Apple is holding its big developers' conference this week in San Francisco, and the event kicked off on Monday with a keynote unveiling some of the new products and features Apple has in store. This includes upgrades to both its Mac and mobile operating systems.
Apple also introduced a new product, iCloud that will store users' music, photos, apps, calendars, and documents online and then push them to all Apple devices, whether they're iPhones, iPads, iPod Touches, or Macs. The service includes 5 GB of storage for free.
Apple is hardly the first company to make a foray into online storage. But with the popularity of Apple's products -- with consumers in general and with educators in particular -- it may be that Apple's new offering will help popularize the idea of cloud computing, a term that's familiar in tech circles but still unclear to a lot of consumers.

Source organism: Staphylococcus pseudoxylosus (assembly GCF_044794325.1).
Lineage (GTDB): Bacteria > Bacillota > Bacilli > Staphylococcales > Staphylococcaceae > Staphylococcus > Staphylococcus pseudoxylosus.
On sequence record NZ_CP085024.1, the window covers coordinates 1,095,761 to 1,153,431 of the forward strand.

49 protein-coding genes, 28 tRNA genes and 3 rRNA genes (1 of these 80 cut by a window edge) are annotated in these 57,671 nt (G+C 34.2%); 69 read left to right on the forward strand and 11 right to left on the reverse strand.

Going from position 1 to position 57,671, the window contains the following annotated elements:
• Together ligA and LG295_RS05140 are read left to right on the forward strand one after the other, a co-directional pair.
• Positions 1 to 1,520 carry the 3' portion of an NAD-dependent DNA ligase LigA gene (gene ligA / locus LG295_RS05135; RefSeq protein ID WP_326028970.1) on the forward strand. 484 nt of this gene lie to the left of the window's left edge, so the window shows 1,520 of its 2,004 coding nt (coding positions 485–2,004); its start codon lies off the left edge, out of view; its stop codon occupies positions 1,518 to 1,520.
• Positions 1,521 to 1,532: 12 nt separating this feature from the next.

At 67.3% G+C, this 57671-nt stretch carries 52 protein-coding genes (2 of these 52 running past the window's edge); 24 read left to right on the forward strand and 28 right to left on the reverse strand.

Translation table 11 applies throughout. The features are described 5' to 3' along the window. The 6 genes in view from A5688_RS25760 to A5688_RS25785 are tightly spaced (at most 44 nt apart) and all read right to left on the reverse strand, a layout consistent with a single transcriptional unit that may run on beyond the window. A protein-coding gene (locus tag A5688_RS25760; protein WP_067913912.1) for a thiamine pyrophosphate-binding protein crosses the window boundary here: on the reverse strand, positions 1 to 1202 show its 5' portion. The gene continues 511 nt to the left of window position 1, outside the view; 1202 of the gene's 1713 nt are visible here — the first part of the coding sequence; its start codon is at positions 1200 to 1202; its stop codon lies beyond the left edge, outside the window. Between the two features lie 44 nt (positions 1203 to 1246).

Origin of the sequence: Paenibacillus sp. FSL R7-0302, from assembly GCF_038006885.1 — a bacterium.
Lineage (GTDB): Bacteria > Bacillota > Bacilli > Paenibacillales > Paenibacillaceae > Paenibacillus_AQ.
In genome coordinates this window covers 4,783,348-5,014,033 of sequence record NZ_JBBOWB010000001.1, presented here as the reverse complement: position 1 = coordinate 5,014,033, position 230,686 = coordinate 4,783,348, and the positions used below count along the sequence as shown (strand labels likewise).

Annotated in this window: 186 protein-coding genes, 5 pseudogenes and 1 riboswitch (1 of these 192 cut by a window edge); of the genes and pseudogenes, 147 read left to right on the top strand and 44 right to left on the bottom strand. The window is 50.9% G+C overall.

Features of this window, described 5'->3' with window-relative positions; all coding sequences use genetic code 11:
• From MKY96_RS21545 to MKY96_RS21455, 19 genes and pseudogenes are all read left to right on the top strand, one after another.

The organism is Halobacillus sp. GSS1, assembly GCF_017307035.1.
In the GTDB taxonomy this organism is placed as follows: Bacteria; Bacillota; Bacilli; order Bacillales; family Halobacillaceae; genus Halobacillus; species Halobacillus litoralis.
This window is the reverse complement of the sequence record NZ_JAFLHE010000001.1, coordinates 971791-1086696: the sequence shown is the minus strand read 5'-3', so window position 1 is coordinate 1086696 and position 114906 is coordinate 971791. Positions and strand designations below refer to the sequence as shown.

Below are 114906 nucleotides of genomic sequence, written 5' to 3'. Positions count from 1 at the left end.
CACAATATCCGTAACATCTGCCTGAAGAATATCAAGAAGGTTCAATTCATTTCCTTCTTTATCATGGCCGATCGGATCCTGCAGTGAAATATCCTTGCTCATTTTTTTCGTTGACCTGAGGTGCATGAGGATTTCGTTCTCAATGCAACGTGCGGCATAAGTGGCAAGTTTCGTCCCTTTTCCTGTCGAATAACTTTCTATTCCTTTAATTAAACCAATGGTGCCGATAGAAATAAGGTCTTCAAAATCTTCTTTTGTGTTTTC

CEO Steve Jobs took to the stage at the World Wide Developers Conference on Monday to explain Apple's new service, saying that iCloud was the company's "next big insight." Contending that the PC is no longer the "digital hub for your digital life," Jobs predicted that with iCloud, the company will "demote the PC and the Mac to just be a device" and instead that our digital hub will be "in the cloud." And if nothing else, iCloud offers a way to demonstrate what cloud computing means: it's online storage, accessible anywhere from any device over the Internet. All that data will in fact be stored in massive data centers instead of locally on your hard drive.
But what does iCloud mean for education?